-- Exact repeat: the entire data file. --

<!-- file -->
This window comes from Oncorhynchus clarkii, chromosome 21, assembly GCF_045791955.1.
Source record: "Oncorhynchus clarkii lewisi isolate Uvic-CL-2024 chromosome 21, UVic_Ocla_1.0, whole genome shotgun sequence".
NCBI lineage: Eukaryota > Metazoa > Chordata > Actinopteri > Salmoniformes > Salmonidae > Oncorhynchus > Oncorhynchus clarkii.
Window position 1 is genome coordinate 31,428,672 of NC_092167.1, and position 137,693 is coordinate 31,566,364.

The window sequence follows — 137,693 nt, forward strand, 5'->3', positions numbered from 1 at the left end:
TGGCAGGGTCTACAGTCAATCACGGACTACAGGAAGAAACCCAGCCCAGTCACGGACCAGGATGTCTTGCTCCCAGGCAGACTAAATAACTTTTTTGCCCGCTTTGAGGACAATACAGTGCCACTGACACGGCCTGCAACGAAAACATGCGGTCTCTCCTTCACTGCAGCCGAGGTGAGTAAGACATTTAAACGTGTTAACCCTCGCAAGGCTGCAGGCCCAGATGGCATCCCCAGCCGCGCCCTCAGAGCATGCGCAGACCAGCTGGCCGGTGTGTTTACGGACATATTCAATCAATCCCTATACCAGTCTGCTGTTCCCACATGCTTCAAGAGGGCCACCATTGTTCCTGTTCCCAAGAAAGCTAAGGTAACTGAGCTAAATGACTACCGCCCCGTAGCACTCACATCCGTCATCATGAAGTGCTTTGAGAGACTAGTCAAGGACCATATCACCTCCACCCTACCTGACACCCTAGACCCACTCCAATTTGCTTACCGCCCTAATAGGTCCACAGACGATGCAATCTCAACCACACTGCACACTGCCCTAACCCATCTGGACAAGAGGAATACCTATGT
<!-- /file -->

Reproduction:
This window comes from Oncorhynchus clarkii, chromosome 21, assembly GCF_045791955.1.
Source record: "Oncorhynchus clarkii lewisi isolate Uvic-CL-2024 chromosome 21, UVic_Ocla_1.0, whole genome shotgun sequence".
NCBI lineage: Eukaryota > Metazoa > Chordata > Actinopteri > Salmoniformes > Salmonidae > Oncorhynchus > Oncorhynchus clarkii.
Window position 1 is genome coordinate 31,428,672 of NC_092167.1, and position 137,693 is coordinate 31,566,364.

The window sequence follows — 137,693 nt, forward strand, 5'->3', positions numbered from 1 at the left end:
TGGCAGGGTCTACAGTCAATCACGGACTACAGGAAGAAACCCAGCCCAGTCACGGACCAGGATGTCTTGCTCCCAGGCAGACTAAATAACTTTTTTGCCCGCTTTGAGGACAATACAGTGCCACTGACACGGCCTGCAACGAAAACATGCGGTCTCTCCTTCACTGCAGCCGAGGTGAGTAAGACATTTAAACGTGTTAACCCTCGCAAGGCTGCAGGCCCAGATGGCATCCCCAGCCGCGCCCTCAGAGCATGCGCAGACCAGCTGGCCGGTGTGTTTACGGACATATTCAATCAATCCCTATACCAGTCTGCTGTTCCCACATGCTTCAAGAGGGCCACCATTGTTCCTGTTCCCAAGAAAGCTAAGGTAACTGAGCTAAATGACTACCGCCCCGTAGCACTCACATCCGTCATCATGAAGTGCTTTGAGAGACTAGTCAAGGACCATATCACCTCCACCCTACCTGACACCCTAGACCCACTCCAATTTGCTTACCGCCCTAATAGGTCCACAGACGATGCAATCTCAACCACACTGCACACTGCCCTAACCCATCTGGACAAGAGGAATACCTATGT